UK Forecast

Party% VoteForecastChange on 2019
Labour39.3% (+7.2%)344 – 355+143 to +154
Conservatives26.9% (-16.7%)217 – 230-153 to -140
Reform12.0%0 – 1new
Liberal Democrats9.7% (-1.9%)26 – 29+17 to +20
Green5.9% (+3.2%)0 – 1-1 to nc
SNP3.0% (-0.9%)25 – 28-23 to -20
Plaid Cymru0.5% (+0.0%)1 – 4-1 to +2
Speaker 1 nc
Northern Ireland 18 nc

Most likely result – Labour Overall Majority


Party% VoteForecastChange on 2019
Labour40.8% (+6.9%)296 – 309+114 to +137
Conservatives28.8% (-18.5%)207 – 222-145 to -130
Reform13.0%0 – 1new
Liberal Democrats10.5% (-1.9%)22 – 25+15 to +18
Green6.5% (+3.5%)0 – 1-1 to 0
Speaker 1 nc

Most likely result – Labour Majority of seats


Party% VoteForecastChange on 2019
SNP35.1% (-9.9%)25 – 28-23 to -20
Labour31.3% (+12.7%)19 – 22+18 to +21
Conservatives19.2% (-5.9%)5 – 8-1 to +2
Liberal Democrats 7.2% (-2.4%)2 – 5nc to +3
Greens2.7% (+1.6%)0nc

Most Likely Result – SNP Plurality of Seats


Party% VoteForecastChanges on 2019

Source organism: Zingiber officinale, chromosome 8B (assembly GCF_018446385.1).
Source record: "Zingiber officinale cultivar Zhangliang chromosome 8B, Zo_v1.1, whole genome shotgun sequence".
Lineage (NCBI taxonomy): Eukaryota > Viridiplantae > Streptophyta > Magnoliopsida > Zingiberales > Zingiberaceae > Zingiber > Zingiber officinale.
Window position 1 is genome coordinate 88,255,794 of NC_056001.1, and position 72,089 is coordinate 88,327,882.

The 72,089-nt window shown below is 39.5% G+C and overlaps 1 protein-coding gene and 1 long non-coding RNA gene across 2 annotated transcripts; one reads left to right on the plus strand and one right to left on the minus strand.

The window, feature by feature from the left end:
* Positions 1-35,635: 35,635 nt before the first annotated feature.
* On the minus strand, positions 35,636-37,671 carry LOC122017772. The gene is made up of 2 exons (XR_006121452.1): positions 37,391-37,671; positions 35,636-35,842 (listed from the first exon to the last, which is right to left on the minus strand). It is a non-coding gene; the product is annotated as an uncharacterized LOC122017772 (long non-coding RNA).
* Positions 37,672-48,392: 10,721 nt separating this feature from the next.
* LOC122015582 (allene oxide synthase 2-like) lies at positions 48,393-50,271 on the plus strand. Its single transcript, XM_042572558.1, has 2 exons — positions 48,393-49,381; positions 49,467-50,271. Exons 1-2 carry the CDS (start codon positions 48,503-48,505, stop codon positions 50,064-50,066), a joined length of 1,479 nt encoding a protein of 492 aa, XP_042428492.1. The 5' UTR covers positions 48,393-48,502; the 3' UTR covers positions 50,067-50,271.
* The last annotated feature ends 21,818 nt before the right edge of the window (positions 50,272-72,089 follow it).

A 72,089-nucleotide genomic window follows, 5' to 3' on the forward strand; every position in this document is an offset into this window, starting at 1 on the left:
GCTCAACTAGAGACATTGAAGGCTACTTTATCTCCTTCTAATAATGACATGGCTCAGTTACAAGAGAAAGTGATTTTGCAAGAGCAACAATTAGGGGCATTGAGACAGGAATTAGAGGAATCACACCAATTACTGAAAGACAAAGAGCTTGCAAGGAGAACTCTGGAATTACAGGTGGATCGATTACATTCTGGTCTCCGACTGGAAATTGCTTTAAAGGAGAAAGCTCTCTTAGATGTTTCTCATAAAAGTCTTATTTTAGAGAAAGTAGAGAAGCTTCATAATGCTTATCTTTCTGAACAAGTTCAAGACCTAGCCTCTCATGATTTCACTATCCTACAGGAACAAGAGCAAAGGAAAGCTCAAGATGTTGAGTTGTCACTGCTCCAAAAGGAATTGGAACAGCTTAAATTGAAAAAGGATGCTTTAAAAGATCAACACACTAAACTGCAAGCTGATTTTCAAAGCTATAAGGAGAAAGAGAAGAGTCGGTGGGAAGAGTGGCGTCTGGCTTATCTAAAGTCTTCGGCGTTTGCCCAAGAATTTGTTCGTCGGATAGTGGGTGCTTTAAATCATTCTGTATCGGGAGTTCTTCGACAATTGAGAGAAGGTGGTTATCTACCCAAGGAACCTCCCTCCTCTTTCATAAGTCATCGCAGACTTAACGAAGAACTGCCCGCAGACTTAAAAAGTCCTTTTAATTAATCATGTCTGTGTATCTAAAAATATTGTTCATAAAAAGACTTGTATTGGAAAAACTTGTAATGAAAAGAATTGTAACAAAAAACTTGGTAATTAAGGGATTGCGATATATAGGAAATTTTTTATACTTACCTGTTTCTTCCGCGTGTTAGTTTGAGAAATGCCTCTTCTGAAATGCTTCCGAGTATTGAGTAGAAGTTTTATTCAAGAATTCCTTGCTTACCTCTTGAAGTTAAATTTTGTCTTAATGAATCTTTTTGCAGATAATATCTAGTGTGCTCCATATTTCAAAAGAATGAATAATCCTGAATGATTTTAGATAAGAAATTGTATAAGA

Labour46.7% (+5.7%)26 – 28+8 to +10
Conservatives21.1% (-15.0%)1 – 4-5 to -2
Plaid Cymru10.4% (+0.4%)2 – 4nc to +2
Liberal Democrats 4.3% (-1.7%)0nc
Greens4.2% (+3.1%)0nc

Most Likely Result – Labour Majority of Seats


Party% VoteForecastChanges on 2019
Labour47.0% (-1.2%)53 – 55+1 to +3
Conservatives25.8% (-6.2%)15 – 18-4 to -1
Liberal Democrats12.2% (-2.7%)3 – 6-1 to +2
Greens5.7% (+2.7%)0nc

Most Likely Result – Labour Majority of Seats

Northern Ireland

Party% VoteForecastChanges on 2019
Sinn Fein33.7% (+10.9%)6 – 9-1 to +2
DUP26.4% (-4.2%)5 – 9-3 to +1
Alliance16.4% (-0.4%)0 – 2-1 to +1
UUP11.9% (+0.2%)0 – 1nc to +1
SDLP10.1% (-4.8%)1 – 3-1 to +1

Most Likely Result – Too close to call between DUP Plurality and Sinn Fein Plurality